Small beer?

2012-03-30 13:33



Small beer?

Reader question:

Please explain “small beer” and this headline – Phone hacking is small beer as press crimes go.

My comments:

Small beer means something petty and insignificant. The free press, as it is known in the West, commits a lot of sins, the tabloids especially. Phone hacking, the terrible deed of eavesdropping on people’s phone calls to collection “information” is a small crime.

By comparison, that is.

This headline implies, you see, the press commits many and much greater sins. Phone hacking, however, is not one of them.

What those greater sins are remain unspecified. But I would venture to contend that drinking small beer is not among them either. Because, you see, small beer is weaker beer, or beer with a lower level of alcohol content. Many journalists in Britain and indeed the world over are known to be binge drinkers and it’s safe to say if they suffer any hangover from the night before, they do not get it from small beer, but instead lager, whisky, vodka.

Or baijiu.

Stronger stuff, in short, not to mention drugs.

Anyways, small beer is British slang for weaker beer. quotes William Shakespeare as once using this term – Doth it not show vilely in me to desire small beer? (Implying that a prince should want a strong drink, not weak beer)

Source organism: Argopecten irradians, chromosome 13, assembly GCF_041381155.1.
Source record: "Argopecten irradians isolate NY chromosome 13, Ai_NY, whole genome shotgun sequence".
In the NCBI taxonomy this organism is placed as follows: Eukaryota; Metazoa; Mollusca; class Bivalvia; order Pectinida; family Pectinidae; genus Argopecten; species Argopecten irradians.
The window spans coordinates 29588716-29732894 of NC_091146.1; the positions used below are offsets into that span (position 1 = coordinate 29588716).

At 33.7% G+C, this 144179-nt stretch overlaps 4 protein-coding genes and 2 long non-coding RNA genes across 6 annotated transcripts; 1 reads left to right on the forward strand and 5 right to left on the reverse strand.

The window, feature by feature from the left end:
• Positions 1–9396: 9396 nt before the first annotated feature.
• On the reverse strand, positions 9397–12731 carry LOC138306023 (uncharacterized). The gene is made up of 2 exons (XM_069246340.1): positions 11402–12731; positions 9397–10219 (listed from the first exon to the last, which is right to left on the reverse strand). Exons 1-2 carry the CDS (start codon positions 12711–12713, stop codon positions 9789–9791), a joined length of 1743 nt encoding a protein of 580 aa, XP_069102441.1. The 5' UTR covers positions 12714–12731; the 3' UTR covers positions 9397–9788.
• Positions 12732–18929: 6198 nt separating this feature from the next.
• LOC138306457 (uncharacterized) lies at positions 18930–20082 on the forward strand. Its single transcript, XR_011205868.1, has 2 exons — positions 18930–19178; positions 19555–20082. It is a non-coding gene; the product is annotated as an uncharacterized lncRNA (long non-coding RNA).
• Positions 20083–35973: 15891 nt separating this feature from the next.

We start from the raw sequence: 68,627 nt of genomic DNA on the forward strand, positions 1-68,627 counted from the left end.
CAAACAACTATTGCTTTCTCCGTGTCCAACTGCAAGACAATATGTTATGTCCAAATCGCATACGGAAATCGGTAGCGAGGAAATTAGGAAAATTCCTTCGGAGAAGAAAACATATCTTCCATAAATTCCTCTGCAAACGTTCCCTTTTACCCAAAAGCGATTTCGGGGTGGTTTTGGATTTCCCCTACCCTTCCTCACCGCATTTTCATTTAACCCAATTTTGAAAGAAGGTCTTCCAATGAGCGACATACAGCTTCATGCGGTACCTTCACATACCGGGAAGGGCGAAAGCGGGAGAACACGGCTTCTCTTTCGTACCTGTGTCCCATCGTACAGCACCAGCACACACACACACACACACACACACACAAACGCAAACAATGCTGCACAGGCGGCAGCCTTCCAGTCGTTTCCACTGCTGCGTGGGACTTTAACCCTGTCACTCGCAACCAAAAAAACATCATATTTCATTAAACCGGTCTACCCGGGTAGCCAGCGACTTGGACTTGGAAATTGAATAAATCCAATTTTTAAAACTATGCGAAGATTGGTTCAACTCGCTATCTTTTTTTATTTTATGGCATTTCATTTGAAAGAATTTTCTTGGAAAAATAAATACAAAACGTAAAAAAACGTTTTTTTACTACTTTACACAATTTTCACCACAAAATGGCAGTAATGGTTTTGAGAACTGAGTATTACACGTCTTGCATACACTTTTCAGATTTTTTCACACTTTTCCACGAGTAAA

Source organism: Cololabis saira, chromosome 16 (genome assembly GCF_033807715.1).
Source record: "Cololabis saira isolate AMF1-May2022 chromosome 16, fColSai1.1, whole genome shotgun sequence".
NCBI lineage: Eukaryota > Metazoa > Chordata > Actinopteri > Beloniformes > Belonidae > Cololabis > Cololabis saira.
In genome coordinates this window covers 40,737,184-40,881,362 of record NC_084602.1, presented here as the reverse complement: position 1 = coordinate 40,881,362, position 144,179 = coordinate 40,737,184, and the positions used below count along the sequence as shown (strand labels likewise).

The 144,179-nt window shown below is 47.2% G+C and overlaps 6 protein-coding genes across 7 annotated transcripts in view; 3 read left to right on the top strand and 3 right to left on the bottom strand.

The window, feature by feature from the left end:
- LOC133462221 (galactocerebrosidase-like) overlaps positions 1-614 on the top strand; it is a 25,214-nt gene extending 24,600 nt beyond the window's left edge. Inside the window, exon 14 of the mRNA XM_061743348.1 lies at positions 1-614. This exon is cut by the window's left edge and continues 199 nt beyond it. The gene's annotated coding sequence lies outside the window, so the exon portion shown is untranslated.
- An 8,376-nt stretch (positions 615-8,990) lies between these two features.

Today, few brewers produce small beers and the expression is mostly used figuratively, standing for something of little effect, influence, importance or significance. It’s the same as “small potatoes”, or “small fry”, meaning small fish.

Speaking of which, you may recall that Chinese ancients used to liken the running of a big country to cooking small fish, i.e. you don’t keep stirring the pot lest you make a mess of it.

The skills of cooking small fry are apparently lost today. That is fine. I mean, we understand. We understand how things have come to be.

Alright, media examples:

1. A BUSINESSMAN ‘duped’ customers by selling solid-wood kitchens which turned out to be made of chipboard and fibreboard, a court heard.

Vance Miller, 44, runs a multinational firm with a turnover of millions but is accused of using ‘unconventional’ and ‘criminal’ methods.

The prosecution case, brought about by Oldham Trading Standards, is that Mr Miller and three of his colleagues conspired to defraud customers by advertising their kitchens as made of solid or real wood when they were not. They all deny the charges.

Patrick Field QC, prosecuting, described Mr Miller's alleged actions to Manchester Crown Court as `fraud in its simplest form'.

Please do not think that this is small beer or petty crime,” he said.

“This was a big business that boasted about being one of the biggest suppliers of kitchens in the country. A business with a turnover of many millions.”

Mr Field said that Mr Miller’s companies, run from an Oldham mill, advertised high quality real wood products at bargain prices.

- Kitchen boss Vance Miller 'duped customers',, September 29, 2009.

2. What's a few billion pounds between friends?

Yes, we may have broken one of our most highly-prized borrowing rules. Yes, the size of the national debt - the most talismanic measure of the state of the public finances - may have been dramatically inflated because of the Northern Rock fiasco. But take a chill pill, we are “relaxed” about this.